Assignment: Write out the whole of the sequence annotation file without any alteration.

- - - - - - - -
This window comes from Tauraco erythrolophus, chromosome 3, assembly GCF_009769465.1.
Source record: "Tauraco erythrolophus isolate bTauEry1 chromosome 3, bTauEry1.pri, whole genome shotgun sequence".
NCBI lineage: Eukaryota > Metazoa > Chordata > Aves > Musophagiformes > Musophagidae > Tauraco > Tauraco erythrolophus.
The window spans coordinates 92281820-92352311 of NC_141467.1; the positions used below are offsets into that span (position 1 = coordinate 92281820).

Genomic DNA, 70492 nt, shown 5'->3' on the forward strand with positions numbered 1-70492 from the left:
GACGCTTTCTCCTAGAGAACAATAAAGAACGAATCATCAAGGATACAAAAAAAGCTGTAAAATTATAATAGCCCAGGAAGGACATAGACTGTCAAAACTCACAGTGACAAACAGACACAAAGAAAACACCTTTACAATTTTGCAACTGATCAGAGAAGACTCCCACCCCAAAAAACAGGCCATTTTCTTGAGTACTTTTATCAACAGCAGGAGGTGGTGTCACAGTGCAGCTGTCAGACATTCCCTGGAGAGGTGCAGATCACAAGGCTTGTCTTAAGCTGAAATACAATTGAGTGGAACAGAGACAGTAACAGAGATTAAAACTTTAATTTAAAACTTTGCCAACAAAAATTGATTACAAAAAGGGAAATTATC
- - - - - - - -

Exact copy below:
This window comes from Tauraco erythrolophus, chromosome 3, assembly GCF_009769465.1.
Source record: "Tauraco erythrolophus isolate bTauEry1 chromosome 3, bTauEry1.pri, whole genome shotgun sequence".
NCBI lineage: Eukaryota > Metazoa > Chordata > Aves > Musophagiformes > Musophagidae > Tauraco > Tauraco erythrolophus.
The window spans coordinates 92281820-92352311 of NC_141467.1; the positions used below are offsets into that span (position 1 = coordinate 92281820).

Genomic DNA, 70492 nt, shown 5'->3' on the forward strand with positions numbered 1-70492 from the left:
GACGCTTTCTCCTAGAGAACAATAAAGAACGAATCATCAAGGATACAAAAAAAGCTGTAAAATTATAATAGCCCAGGAAGGACATAGACTGTCAAAACTCACAGTGACAAACAGACACAAAGAAAACACCTTTACAATTTTGCAACTGATCAGAGAAGACTCCCACCCCAAAAAACAGGCCATTTTCTTGAGTACTTTTATCAACAGCAGGAGGTGGTGTCACAGTGCAGCTGTCAGACATTCCCTGGAGAGGTGCAGATCACAAGGCTTGTCTTAAGCTGAAATACAATTGAGTGGAACAGAGACAGTAACAGAGATTAAAACTTTAATTTAAAACTTTGCCAACAAAAATTGATTACAAAAAGGGAAATTATC